First, you should know that the experts always knew Edge would run on Linux. Today’s Microsoft Edge isn’t the one that first shipped. This model, which went into beta on Windows last year, is built on the open-source Chromium codebase. Besides being the foundation for Google Chrome, Chromium is the bedrock that almost all web browsers, with the exception of Firefox, are built on these days. So, bringing Edge over to Linux isn’t anything as difficult as, say, bringing on-premise Microsoft Office to Linux.
Now, the first beta of Edge on Linux is here. The new release comes ready to run on Ubuntu, Debian, Fedora, and openSUSE Linux distributions. It should run on any Linux using DEB or RPM packaging. Microsoft is planning to release weekly builds, just as it does with the Dev Channel builds for other platforms.
This initial release is meant for developers who want to build and test their sites and apps on Linux. It’s not meant for ordinary users. This preview does come with the key web platform and developer tools features. These include core rendering behaviors, extensions, browser DevTools, and test automation features. These should work just as they do with Edge on macOS and Windows.
Some end-user features and services aren’t fully enabled. In particular, the initial release only supports local accounts. It doesn’t support signing in to Microsoft Edge via a Microsoft Account or Azure Active Directory (AAD) account. Therefore, you also can use features such as syncing your settings and bookmarks, which require you to sign in to a Microsoft service. These features will appear in a future beta.
Since I’ve been benchmarking web browsers since Mosaic rolled off the bit assembly line, I benchmarked the first Edge browser and Chrome 86 and Firefox 81 on my main Linux production PC. This is a Dell Precision Tower 3431. It’s powered by an 8-Core 3GHz Intel Core i7-9700. For graphics, it uses a built-in Intel UHD Graphics 630 chipset. On this, I run my favorite Linux desktop distribution, Linux Mint 20. For networking, the system uses a 100Mbps internet connection via a Gigabit Ethernet switch.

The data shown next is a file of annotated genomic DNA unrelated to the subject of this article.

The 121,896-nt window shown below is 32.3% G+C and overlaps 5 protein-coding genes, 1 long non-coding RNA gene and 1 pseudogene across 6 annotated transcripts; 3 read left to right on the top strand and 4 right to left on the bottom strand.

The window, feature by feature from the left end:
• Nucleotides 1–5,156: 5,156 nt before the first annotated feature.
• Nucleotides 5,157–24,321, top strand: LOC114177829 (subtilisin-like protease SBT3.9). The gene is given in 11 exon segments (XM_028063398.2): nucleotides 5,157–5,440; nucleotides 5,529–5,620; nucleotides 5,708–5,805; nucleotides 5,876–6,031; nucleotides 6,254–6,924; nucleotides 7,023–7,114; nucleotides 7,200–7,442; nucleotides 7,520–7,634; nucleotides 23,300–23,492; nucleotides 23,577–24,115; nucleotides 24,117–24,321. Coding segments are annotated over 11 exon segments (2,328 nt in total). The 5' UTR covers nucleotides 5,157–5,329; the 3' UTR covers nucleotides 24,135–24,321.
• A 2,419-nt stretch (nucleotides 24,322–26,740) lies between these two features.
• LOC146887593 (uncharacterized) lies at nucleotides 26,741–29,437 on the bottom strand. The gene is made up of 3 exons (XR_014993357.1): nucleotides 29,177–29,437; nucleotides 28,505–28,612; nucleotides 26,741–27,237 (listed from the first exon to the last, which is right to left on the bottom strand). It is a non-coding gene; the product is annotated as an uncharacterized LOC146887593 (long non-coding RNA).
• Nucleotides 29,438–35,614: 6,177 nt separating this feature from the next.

JetStream’s top-scorer — drumroll please — was Edge with 136.971. But, right behind it within the margin of error, was Chrome with a score of 132.413. This isn’t too surprising. They are, after all, built on the same platform. Back in the back was Firefox with 102.131.
To no great surprise, Firefox took first place here with 810.1 milliseconds (ms). Following it was Chrome with 904.5ms and then Edge with 958.8ms.
On this Google benchmark, Edge took the blue ribbon with a score of 52,149. Right behind it in second place was Chrome with 51,389. Then, way back in last place, you’ll find Firefox at 37,405.
The latest version of WebXPRT is today’s best browser benchmark. It’s produced by the benchmark professionals at Principled Technology This company’s executives were the founders of the Ziff Davis Benchmark Operation, the gold-standard of PC benchmarking.
WebXPRT uses scenarios created to mirror everyday tasks. These include Photo Enhancement, Organize Album, Stock Option Pricing, Local Notes, Sales Graphs, and DNA Sequencing. Here, the higher the score, the better the browser.
On this benchmark, Firefox shines. It was an easy winner with a score of 272. Chrome edges out Edge 233 to 230.
HTML 5 WEB STANDARD
You’d think by 2020, every browser would comply with the HTML 5 web standard, which became a standard in 2014. Nope. You’d be wrong. This “test” isn’t a benchmark. It just shows how close each browser comes to being in sync with the HTML 5 standard. A perfect score, which none got, would have been 550.
Here, Chrome and Edge tied for first with 528. Firefox scored 511.
That said, I can’t see myself moving to it. No, it’s not because I’m still mad at what Microsoft did to Linux as revealed in the Halloween documents of 1998. It’s that Chrome is more than fast enough for my purposes and I don’t want my information tied into the Microsoft ecosystem. For better or worse, mine’s already locked into the Googleverse and I can live with that.
Honestly, I don’t see any compelling performance reasons to switch from Chrome or Firefox to Edge on Linux. I’ve been happily using Chrome for years now across platforms, and I won’t be changing. If you’re happy using Firefox or one of the others, go ahead and stick with it. There’s no compelling reason to switch to Edge.
That said, Edge is a good, fast browser on Linux. If you’re a Windows user coming over to Linux or you’re doing development work aimed at Edge, then by all means try Edge on Linux. It works and it works well.
From September 28, 2020, foreign nationals holding valid residence permits for work, family reunions, or personal affairs may be allowed entry to China. However, those who had their residence permits in those approved categories but expired after March 28, 2020, may apply for a new entry visa at a Chinese embassy or consulate.
This announcement has generated several questions that we have compiled here, a Q&A article that we hope can address most of these questions.
If you feel a question is missing, feel free to add it in the comments section.